Ice makes expeditions virtually impossible. The only exception is our North Pole drifting stations. However, there is a serious problem with these stations. A station drifts, say, as it follows the wind. Meanwhile, we often need to conduct research not where the wind blows but where new research data can be obtained.

In this connection, we have a gap in our winter observations in the Arctic Ocean. There are several ways to fill this gap. One is to install long-term standalone stations that take measurements and record information on an electronic memory card for several months, sometimes even several years. Another method is to use drifting buoys. They are mounted on an ice floe and drift like our North Pole stations, transmitting data to consumers by satellite. However, we have the same problem here as I mentioned earlier. Our focus in this program was on specific warm water transfer zones, so we used the first method, i.e., the installation of stations.

Basically, a standalone station is a cable with a one-ton anchor (metal or concrete block) that is attached below. On top, the cable is connected to a metal ball with a diameter of approximately a meter and a half. The ball is empty so it stays afloat. An array of instruments are attached to the cable that take measurements and record information on their memory cards for a lengthy period of time. Because of the floating ball, the cable is always in a vertical position, despite the current.

The problem is that data cannot be transmitted by satellite in real time, as the top ball is located at a depth of about 50 m from the ocean surface. If it was on the surface, the station would be inevitably dislocated by floating ice.

During the expedition, the structure is installed at a specified point. The instruments take measurements offline over a set period (before 2013, for one year and now for two years). Information about the water temperature, salinity, hydro-chemical parameters and dynamics is continuously recorded on memory cards. Two years later, the vessel returns to the installation point, finds the station, raises it to the surface and downloads the information, whereupon it is processed. Such is the algorithm.

This year, the station program was intense as never before. We raised eight of nine stations. One we could not find. We installed 13 new stations. To compare, in previous expeditions, between 2002 and 2009, we used to raise about three stations and install four or five.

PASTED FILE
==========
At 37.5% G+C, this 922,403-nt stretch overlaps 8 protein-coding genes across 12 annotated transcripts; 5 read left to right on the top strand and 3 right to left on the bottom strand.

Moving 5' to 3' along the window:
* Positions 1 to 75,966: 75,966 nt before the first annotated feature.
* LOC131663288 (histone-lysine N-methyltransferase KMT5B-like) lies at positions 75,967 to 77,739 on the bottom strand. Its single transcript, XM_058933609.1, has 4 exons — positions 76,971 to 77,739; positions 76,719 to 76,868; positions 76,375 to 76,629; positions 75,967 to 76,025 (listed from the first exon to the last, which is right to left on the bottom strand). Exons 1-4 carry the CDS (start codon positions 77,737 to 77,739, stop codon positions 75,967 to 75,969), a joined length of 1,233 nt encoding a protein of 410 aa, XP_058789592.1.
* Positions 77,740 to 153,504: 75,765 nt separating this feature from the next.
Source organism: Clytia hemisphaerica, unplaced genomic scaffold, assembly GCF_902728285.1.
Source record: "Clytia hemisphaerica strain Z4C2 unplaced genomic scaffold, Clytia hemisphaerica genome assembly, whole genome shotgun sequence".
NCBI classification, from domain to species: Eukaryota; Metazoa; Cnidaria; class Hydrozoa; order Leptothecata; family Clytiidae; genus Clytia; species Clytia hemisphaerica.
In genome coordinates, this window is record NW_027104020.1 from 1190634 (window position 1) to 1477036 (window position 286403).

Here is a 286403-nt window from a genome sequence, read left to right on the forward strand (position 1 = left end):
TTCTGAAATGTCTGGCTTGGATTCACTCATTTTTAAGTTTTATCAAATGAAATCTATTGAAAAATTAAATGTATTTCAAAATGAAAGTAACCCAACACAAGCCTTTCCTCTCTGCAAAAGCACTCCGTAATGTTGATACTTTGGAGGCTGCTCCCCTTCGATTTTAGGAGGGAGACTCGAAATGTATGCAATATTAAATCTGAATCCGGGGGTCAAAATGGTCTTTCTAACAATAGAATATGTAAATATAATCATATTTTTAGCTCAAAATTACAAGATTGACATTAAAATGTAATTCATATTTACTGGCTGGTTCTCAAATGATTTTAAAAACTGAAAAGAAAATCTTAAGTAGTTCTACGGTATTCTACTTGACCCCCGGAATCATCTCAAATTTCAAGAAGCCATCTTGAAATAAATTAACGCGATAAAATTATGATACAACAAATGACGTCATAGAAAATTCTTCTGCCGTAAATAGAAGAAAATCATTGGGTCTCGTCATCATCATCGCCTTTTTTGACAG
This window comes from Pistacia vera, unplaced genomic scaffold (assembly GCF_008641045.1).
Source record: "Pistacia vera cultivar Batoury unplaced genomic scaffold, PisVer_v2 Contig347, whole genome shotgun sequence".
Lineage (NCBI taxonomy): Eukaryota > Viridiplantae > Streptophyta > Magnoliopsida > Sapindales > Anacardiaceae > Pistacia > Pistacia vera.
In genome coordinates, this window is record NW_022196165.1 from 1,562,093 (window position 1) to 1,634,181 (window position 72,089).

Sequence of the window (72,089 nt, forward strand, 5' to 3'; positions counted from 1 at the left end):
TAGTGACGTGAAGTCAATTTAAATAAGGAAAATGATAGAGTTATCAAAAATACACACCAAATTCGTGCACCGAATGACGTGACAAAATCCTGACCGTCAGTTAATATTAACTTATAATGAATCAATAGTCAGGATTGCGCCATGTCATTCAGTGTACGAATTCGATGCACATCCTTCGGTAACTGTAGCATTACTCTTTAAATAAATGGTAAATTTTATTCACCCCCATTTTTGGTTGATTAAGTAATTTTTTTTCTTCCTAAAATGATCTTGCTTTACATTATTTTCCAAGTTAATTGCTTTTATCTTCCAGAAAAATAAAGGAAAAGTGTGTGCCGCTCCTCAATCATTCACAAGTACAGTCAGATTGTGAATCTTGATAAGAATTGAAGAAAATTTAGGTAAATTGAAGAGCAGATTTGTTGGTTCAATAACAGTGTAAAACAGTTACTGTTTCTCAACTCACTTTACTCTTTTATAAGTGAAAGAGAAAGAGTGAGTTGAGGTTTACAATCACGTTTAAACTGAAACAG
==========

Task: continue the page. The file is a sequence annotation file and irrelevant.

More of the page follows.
I'd like to note that we had a very strong technical group. It would seem that ascent and descent operations are simple and easy. Not so. There are a limited number of specialists, top-notch technicians who are able to carry out these operations in the first place. I'm glad that such professionals have been cooperating with us for years. You see, science is very important, but we need information for science to advance and it takes a lot of effort to obtain his information.

 

How do you choose the place to install a station?

We know the oceanographic conditions in different seas, including the seas of the Arctic Ocean. That is to say, we have some idea about the location of the main stream of the Atlantic waters we want to study. It is known that they pass along the continental slope approximately 2 km above the seabed. There are places where this stream forks. This is related mainly to the presence of deep water canyons. (Narrow depressions in the ocean floor with depths of over 300 meters located in the transition zone between the continental shelf and the deep ocean. — Ed.). Usually, there are several streams in canyon areas that interact with one another, as well as with other waters.

These are important, key places where the Atlantic water current, as it moves in the general direction from west to east, transforms the most. To get a general picture of how these waters are distributed, how they interact with other water masses and how they impact the ice and atmosphere, we install stations in such key places (because, unfortunately, it is impossible to install them everywhere).